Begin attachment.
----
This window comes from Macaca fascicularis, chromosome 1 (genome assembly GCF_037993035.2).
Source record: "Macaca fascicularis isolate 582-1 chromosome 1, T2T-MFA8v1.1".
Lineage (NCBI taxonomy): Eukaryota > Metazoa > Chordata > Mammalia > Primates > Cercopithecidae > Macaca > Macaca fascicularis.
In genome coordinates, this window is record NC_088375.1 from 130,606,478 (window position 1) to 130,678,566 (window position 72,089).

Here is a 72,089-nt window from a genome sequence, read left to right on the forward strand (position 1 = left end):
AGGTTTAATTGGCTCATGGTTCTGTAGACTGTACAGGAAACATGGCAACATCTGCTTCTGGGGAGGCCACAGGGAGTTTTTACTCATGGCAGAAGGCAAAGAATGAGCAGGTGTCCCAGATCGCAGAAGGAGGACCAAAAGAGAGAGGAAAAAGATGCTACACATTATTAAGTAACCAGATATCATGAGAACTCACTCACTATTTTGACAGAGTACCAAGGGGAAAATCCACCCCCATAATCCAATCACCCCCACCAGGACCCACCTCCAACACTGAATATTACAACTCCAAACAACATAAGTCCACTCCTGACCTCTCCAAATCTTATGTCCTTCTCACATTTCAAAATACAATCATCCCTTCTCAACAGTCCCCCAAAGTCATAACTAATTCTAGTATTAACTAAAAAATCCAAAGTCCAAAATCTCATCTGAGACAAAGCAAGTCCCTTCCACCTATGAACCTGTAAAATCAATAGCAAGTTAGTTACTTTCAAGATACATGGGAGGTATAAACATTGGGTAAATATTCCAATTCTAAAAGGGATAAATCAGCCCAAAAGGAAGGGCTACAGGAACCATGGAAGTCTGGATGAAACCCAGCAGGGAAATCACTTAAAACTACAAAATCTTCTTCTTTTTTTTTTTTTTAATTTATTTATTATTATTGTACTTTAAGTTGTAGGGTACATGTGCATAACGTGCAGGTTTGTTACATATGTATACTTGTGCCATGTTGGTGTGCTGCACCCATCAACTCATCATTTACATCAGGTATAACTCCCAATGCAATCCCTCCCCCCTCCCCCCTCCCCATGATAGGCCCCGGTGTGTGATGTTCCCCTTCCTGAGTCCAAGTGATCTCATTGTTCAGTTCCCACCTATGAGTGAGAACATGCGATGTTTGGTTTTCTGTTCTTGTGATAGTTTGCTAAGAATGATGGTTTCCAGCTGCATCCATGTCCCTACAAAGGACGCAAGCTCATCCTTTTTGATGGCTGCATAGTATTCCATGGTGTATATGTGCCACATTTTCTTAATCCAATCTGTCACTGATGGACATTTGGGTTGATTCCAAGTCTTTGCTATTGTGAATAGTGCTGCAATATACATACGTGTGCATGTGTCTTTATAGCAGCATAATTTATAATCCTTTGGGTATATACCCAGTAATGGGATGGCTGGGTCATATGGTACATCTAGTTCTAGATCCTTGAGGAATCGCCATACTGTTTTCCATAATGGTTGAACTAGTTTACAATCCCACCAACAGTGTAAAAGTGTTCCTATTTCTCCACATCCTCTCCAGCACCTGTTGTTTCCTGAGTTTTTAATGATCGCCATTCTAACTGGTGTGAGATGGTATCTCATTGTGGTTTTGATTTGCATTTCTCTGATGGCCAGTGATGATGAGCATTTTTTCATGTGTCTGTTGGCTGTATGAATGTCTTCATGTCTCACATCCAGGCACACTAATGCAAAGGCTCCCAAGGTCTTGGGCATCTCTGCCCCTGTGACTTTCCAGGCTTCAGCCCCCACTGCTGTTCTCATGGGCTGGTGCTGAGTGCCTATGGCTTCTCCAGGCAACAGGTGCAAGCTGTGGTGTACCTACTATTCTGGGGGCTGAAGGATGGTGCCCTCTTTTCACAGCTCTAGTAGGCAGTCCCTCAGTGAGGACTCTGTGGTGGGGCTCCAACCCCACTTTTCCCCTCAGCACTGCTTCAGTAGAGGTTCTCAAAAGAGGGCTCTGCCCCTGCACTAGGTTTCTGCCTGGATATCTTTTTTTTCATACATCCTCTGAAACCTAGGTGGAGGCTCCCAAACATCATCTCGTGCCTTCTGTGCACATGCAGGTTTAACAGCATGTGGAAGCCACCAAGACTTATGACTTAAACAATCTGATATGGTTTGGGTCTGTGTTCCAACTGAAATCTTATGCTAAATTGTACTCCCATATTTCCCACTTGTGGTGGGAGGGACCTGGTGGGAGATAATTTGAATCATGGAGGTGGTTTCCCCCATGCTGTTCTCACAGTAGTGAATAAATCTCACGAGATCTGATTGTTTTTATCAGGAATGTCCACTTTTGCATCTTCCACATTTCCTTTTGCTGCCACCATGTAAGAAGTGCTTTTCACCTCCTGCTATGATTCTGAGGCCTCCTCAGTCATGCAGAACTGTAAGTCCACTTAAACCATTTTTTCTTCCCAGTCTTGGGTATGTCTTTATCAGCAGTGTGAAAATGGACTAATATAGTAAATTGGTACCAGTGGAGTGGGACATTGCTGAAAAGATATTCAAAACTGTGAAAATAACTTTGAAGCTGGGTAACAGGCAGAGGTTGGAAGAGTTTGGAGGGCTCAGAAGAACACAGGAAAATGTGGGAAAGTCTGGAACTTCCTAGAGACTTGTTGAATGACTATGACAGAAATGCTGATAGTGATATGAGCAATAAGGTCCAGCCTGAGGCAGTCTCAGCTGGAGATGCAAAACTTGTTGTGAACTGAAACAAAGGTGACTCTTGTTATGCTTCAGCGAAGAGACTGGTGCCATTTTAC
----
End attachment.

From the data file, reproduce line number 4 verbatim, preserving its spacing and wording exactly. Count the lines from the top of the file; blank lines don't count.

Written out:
In genome coordinates, this window is record NC_088375.1 from 130,606,478 (window position 1) to 130,678,566 (window position 72,089).